Rarely are the details of a lighting upgrade black and white. Are there incentives that make an energy efficient retrofit worth the higher upfront cost, or are you better off replacing burned-out lamps with like technology?
Weigh these factors to gain a clearer picture of where you stand.
The Total Cost of Ownership Model
To truly understand all of the costs and savings opportunities in a project – be it lighting, a piece of equipment, or a whole building – use the total cost of ownership model to compare your options.
The basic concept utilizes multiple factors (space management, operations management, etc.) to determine total costs and savings and calculate a project’s ROI.
In many cases, these same four components will help you determine the value of a retrofit project vs. a replacement, according to Josh Millman, managing partner of Facilities Planners & Architects:
Project delivery management: Involves the costs of preparing for and installing the new system – e.g., time required to research and specify a particular system, create any needed permit drawings, procurement, relocation, etc.
Operations management: Weighs the operations cost per square foot, energy usage, and replacement value of the system, plus the costs of necessary preventive maintenance and estimated costs for standard repairs and emergencies.
Capital asset management:
Incorporates the projected costs of capital renewal and replacement of the system. Key performance indicators – such as the Capital Renewal Index for replacements or the Facility Condition Index and recapitalization rate for retrofits or upgrades – will help you predict the capital reinvestment you’ll likely face based on the system’s lifecycle and current condition. As a reference guide, Millman recommends IFMA’s Asset Lifecycle Model for Total Cost of Ownership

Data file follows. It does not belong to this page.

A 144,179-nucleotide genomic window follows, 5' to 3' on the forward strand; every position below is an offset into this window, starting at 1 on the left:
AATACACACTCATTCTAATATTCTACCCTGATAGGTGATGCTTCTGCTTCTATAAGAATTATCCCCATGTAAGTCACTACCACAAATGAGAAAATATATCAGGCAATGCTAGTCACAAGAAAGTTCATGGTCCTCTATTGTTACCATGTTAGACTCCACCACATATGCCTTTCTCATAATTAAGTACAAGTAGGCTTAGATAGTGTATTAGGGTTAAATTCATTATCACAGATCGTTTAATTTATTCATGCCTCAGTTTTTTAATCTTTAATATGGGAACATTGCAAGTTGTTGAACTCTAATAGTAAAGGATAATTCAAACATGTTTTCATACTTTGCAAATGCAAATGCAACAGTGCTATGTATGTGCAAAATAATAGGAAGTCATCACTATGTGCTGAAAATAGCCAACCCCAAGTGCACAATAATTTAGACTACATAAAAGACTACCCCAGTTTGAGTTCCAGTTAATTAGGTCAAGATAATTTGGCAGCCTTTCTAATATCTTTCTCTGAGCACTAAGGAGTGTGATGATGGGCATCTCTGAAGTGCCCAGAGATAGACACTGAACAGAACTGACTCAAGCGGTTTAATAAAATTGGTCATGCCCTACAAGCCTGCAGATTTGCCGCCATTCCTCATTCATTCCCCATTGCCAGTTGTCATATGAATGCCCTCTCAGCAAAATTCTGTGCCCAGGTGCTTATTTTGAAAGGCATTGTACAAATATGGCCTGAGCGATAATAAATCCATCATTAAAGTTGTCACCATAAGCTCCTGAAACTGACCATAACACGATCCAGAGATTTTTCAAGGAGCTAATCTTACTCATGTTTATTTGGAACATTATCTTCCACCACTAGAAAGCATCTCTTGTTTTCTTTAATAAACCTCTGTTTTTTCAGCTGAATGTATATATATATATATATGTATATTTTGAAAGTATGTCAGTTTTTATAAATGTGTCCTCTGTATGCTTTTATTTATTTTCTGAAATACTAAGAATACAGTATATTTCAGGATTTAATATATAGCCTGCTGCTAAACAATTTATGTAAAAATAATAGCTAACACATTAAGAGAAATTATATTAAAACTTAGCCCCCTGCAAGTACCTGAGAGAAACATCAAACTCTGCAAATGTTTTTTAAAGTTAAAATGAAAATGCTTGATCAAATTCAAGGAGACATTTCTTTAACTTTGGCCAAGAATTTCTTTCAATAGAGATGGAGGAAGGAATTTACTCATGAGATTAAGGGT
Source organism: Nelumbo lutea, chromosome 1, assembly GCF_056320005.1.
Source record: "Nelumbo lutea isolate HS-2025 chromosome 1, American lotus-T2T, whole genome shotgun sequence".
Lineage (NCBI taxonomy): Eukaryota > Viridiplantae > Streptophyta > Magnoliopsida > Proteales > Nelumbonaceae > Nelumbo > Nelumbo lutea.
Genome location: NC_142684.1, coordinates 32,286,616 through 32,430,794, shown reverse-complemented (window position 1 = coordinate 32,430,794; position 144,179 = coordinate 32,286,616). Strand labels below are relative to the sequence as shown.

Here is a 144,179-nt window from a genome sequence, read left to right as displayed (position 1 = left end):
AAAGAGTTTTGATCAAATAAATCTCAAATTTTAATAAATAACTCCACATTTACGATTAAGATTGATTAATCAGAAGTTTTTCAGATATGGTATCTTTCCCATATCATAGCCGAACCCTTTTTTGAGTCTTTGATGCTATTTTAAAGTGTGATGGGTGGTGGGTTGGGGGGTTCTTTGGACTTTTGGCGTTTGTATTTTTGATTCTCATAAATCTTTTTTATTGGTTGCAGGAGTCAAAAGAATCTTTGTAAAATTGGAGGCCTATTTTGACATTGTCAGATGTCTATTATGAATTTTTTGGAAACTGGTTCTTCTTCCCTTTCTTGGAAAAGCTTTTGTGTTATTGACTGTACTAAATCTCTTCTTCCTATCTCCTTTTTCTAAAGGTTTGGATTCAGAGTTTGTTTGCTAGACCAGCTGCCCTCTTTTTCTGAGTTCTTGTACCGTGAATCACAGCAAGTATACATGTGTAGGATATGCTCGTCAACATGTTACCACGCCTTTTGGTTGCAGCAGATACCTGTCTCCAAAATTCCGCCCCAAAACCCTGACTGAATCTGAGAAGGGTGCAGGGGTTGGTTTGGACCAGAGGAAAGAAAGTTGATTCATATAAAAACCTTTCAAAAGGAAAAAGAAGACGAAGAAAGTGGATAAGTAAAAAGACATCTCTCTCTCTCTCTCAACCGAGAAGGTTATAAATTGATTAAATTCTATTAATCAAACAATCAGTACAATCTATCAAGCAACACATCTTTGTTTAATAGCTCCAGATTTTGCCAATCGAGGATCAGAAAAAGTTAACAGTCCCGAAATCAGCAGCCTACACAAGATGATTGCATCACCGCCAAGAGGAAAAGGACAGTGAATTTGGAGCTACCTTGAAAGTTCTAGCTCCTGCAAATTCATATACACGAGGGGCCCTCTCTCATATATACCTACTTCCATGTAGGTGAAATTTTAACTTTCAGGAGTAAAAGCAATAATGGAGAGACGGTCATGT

Space management: “For building systems, the space management aspect is the annual cost to accommodate churn,” similar to capital asset management, Millman explains. For a lighting project, space management includes the man-hours required to relocate light fixtures each year based on the facility’s churn rate.
“As you start peeling the onion, you may discover that the financial opportunities or risks warrant measuring other areas,” Millman says. “It depends on the significance of the decision or the probability of the risk.”
Illuminate Payback Periods
As is always the case, project costs and energy savings tip the balance between a retrofit vs. a simple replacement.
North Carolina Central University is proof, having started two affordable LED retrofits with fellows from the Environmental Defense Fund’s Climate Corps, a program that places specially trained students in companies, schools, and municipalities to find opportunities for cost savings and develop plans for implementation.
One Climate Corps initiative to replace 100 metal halide street lamps with LEDs will cut the school’s energy use by 80% and save $21,000 annually, paying for the $65,000 project in three years. Similarly, a retrofit of 30,000 emergency circuit lamps that must run 24/7 is costing the university $2 million but will save over $600,000 annually, resulting in a payback period of three and a half years.
The payback period on both retrofits (now in progress) is a little longer than the two years many FMs target, though it’s by no means an insurmountable obstacle.
However, while cost numbers are important, they’re not the only issue to consider, especially if the costs and payback periods of a retrofit vs. a replacement are similar.
“A lot of spaces are overlit, particularly ones that were designed a long time ago,” Vogel explains. “It’s about providing the appropriate light for the space, which can make the energy savings increase even further. Take that into account if, for example, you’re wondering about going to T8s or T5s.”
Janelle Penny email@example.com is associate editor of BUILDINGS.